The abundance of package claims and ingredient complexities across the FMCG landscape puts a burden on consumers.
Not only do they need to decipher and decode, they also need to determine which claims are most relevant to their needs.
For many, the approach is simple: Buy from companies that are more transparent and clear in their claims and labels.
The bottom line is that transparency and clean label are not point-in-time fads.
Transparency Is Winning In The U.S. Retail Market
It looks like big food and big ag has gotten so big and so complicated, that consumers are having a hard time figuring out if their purchasing criteria are a match for their values.
Consumers are paying more attention to what they buy—and that goes for foods, beverages and non-food categories like personal care, vitamins and supplements.
They’re paying so much attention that our entire processed food system is under consumer review. Local food, farm to fork, sustainable practices and social equity are all becoming part of the buying process for American consumers.
The Rise Of Clean Label & Sustainable Products
The natural products industry has long been in the lead when it comes to developing clean labels and good manufacturing processes. That’s because their customers always expected as much.
The mainstream packaged goods companies have been quite late to this opportunity. Their approach has been to green wash their products, announce a reformulation, sell themselves to a larger conglomerate or acquire a natural product company.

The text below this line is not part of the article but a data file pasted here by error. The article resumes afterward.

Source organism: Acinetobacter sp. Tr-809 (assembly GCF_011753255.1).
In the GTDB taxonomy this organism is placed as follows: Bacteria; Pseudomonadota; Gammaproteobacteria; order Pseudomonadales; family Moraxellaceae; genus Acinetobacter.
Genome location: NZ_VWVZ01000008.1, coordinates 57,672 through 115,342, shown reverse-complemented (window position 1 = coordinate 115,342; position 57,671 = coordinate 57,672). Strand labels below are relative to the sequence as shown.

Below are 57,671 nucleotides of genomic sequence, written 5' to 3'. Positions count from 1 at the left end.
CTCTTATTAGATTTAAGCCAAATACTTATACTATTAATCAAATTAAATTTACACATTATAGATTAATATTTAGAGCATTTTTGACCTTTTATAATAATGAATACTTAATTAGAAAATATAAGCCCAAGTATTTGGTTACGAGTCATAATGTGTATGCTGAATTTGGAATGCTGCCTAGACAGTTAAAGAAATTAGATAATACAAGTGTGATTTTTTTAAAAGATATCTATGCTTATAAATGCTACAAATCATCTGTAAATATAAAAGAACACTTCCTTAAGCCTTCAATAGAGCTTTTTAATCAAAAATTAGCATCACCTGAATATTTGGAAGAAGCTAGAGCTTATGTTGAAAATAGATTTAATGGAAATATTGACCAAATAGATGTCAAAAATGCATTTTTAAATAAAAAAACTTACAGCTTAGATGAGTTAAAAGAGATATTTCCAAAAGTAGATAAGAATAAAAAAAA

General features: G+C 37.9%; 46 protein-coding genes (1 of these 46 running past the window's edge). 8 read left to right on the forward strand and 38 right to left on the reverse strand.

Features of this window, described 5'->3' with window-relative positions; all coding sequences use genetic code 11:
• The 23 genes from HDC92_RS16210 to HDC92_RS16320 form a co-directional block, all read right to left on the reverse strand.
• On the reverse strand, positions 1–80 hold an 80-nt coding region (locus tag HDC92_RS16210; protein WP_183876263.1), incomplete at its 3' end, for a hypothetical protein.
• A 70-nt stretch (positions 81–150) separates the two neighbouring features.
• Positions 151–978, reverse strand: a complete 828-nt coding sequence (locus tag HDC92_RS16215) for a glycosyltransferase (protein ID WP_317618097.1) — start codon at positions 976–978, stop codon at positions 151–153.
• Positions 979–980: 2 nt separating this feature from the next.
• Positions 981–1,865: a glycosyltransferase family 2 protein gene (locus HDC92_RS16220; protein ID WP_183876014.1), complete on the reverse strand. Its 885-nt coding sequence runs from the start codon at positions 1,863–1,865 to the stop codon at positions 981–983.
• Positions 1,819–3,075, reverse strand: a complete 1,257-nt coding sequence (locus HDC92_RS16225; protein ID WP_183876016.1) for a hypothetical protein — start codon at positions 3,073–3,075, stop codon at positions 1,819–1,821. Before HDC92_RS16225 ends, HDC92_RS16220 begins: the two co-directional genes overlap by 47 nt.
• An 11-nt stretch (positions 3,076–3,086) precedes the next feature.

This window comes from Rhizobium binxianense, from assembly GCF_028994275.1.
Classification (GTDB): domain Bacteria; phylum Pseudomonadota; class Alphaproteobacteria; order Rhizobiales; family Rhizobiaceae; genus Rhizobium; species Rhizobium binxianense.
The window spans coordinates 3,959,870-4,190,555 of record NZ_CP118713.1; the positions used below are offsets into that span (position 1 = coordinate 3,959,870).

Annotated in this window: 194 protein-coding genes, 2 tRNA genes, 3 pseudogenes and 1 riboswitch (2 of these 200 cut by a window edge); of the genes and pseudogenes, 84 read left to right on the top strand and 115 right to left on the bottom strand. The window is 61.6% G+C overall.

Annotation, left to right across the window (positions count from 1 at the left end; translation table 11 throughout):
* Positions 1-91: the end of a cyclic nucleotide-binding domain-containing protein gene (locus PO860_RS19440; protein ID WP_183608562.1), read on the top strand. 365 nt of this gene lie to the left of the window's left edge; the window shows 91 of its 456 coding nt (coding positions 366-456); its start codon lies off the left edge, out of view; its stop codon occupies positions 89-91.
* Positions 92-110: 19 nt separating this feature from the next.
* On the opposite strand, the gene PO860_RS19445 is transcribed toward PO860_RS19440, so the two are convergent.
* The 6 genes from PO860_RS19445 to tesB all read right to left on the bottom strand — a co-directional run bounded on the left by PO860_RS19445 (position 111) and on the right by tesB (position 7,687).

Despite the growing use of the term “clean” to describe products across the fast moving consumer goods space, there is no universally accepted definition for what constitutes a clean product. Just like “natural”.
However, in order to provide some analytical rigor to this term and to understand how sales have shifted toward cleaner products, our friends at Nielsen and Label Insight have created a progressive definition of clean label, shown in the chart at left. Thanks a bunch guys. You can’t tell the players without a scorecard.
Looks Like We’re Not In Kansas Anymore, Toto
We live in a world with unending information. Given the state of information flooding the world we now live in, success for packaged goods manufacturers will depend on clear communication with consumers and a focus on what matters to them.
The number one thing above all others is not to have those products harm the planet or injure the consumer. That’s a very tall order and it’s causing all the disruption we’re seeing in the food space.
Clean label is a spectrum, and companies need to know where the shifts are happening. The bottom line is that transparency and clean label are not point-in-time fads.
They have gone mainstream and competition for consumers seeking clarity, purity and responsibility is only going to increase. The cleaner the better. From a consumer-centric view, that’s what playing the “Is It Healthy?” game looks like.